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Wednesday, 12 October 2011
Page: 11594


Mr BRIGGS (Mayo) (13:07): The Banking Amendment (Covered Bonds) Bill 2011 seeks to enable authorised deposit-taking institutions, ADIs, which includes banks, credit unions and building societies, to issue covered bonds for the first time in Australia. As the member for Wright just said in his very high quality remarks, this proposal was put by the shadow Treasurer on 25 October as part of a comprehensive approach to banking regulation. The eighth point of the shadow Treasurer's nine-point banking plan talked about allowing covered bonds to be issued in our jurisdiction. Thankfully the Treasurer decided last December that this was another issue he should pick up of the shadow Treasurer's proposals.

We welcome the government accepting this proposal. It is good to see the government adopt a reasonable proposal from our side, even though they will not publicly admit it, and not try to play politics. They tend to like to claim that everything we say and do is negative, but they are the most negative group of people you are ever likely to come across. We saw a perfect example of that last week when the Treasurer tried to spike his own tax forum by beating up a nonstory in a desperate, negative attempt to change the tenor of the debate. But I do digress.

The shadow Treasurer's proposals were comprehensive in their nature. This is part of that comprehensive approach. This is an important area in which to get reform right. We do not want governments intervening and regulating the banking system too much. At the same time the Australian public—consumers and investors—want to ensure regulation is there in the event that there are problems. In recent years we have seen a higher focus on some of those problems, particularly out of the global financial crisis that developed in the United States in 2008 and infected the world. It is important that we get this balance right. Since that time there has been debate across the globe about getting the balance of regulation right, particularly in the banking industry. There is a lot of money at stake and if there are problems it can have a major effect on people's lives.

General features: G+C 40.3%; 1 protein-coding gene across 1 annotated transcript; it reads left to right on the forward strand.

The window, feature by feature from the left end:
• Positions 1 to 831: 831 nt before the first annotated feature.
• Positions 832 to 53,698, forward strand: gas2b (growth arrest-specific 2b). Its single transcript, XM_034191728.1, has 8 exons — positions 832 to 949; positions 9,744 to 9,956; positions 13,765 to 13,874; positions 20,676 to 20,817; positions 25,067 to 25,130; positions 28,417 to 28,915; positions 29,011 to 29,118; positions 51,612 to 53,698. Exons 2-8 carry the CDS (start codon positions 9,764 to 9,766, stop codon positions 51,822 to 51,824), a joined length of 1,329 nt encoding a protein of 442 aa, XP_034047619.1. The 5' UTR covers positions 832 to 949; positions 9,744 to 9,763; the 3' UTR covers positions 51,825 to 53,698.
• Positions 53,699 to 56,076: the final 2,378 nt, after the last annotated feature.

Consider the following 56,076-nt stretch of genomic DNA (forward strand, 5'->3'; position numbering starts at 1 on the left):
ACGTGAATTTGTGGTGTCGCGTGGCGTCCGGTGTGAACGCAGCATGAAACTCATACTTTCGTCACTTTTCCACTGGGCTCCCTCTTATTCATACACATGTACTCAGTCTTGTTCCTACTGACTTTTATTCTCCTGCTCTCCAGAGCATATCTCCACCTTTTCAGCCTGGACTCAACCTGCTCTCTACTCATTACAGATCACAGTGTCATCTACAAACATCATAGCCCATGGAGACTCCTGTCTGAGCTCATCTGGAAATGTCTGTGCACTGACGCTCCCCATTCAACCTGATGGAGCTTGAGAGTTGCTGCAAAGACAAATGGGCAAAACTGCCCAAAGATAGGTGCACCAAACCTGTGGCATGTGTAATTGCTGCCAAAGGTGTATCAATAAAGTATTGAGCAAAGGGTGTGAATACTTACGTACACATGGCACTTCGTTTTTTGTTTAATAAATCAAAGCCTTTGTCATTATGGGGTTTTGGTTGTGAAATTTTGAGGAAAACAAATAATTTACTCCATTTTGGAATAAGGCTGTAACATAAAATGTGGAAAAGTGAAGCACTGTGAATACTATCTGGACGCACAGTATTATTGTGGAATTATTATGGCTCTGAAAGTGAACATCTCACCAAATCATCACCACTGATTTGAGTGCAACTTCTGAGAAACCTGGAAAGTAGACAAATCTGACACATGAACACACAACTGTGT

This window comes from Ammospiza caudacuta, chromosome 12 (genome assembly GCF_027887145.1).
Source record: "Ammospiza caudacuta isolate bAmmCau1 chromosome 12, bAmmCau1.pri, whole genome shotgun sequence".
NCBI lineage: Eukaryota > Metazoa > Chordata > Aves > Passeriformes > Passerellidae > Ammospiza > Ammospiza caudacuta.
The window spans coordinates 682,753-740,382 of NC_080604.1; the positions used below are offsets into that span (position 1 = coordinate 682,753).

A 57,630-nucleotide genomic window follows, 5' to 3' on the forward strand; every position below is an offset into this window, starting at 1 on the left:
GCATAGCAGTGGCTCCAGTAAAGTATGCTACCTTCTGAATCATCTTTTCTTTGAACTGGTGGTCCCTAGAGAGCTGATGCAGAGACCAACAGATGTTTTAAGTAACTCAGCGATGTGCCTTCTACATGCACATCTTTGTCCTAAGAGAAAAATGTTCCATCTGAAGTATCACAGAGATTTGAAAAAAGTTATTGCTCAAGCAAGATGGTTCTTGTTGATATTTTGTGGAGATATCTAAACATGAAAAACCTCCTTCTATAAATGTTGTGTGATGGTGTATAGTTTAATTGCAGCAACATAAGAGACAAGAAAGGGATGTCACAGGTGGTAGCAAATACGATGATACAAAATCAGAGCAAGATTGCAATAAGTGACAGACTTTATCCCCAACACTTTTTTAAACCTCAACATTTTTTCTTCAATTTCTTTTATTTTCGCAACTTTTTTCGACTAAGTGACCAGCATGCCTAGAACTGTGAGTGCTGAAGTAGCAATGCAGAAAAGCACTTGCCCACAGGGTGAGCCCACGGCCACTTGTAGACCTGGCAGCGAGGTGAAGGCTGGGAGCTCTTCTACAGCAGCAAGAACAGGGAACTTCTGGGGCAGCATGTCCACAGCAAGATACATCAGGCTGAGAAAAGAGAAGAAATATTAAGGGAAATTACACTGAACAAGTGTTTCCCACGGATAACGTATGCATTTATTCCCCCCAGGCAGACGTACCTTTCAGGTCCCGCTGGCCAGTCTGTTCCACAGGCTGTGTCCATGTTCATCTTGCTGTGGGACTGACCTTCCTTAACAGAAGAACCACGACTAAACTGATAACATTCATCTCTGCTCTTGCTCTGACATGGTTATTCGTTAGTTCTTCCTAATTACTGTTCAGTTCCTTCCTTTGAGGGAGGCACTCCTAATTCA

Very quickly following the global financial crisis really breaking and the Lehman Brothers issues in September 2008, we saw the then Leader of the Opposition, the member for Wentworth, announce that Australia should have a bank guarantee. The backing level he proposed was well thought through. The government finally came to the party but did so at too high a level and did so with problems that are still causing issues throughout the system. However, it was obviously change that needed to occur because people needed assurance that their money was protected against these sorts of meltdowns. We saw the government take some action out of much of what was proposed by the member for Wentworth at that stage.

As speakers prior to me have stated, covered bonds are well rated products. In fact, the explanatory memorandum states:

Issuers of covered bonds generally seek a AA or AAA credit rating for the covered bond issue. Further, the rating of the covered bond issues is typically higher than the credit rating of the issuing ADI reflecting the dual-recourse nature of covered bonds and the high quality of the asset pool securing the covered bonds. In addition, many covered bond markets (particularly in Europe) are heavily regulated which has the effect of protecting the interests of covered bondholders, and supporting a higher-than-otherwise credit rating of covered bond issues.

This is not a new product around the globe. As the previous member mentioned, this product is being introduced into Australia. It is new to Australia, but has been operating around the globe for some time.

This bill will give authorised deposit-taking institutions the ability to seek more domestic sources of funding rather than relying on offshore markets for funding. That is a good development. That is a good thing. That is what the shadow Treasurer was thinking in his comprehensive approach to this last October, 12 months ago now. Covered bonds will mainly be used by the big four banks, although the bill does provide for ADIs to enter into aggregating entities to issue covered bonds. It is unlikely that smaller ADIs will use this funding facility. Nevertheless, any increase in domestic sources of funding for the financial institutions in our country and for the financial system is worth while. Thus, we are supporting what in effect is a coalition proposal.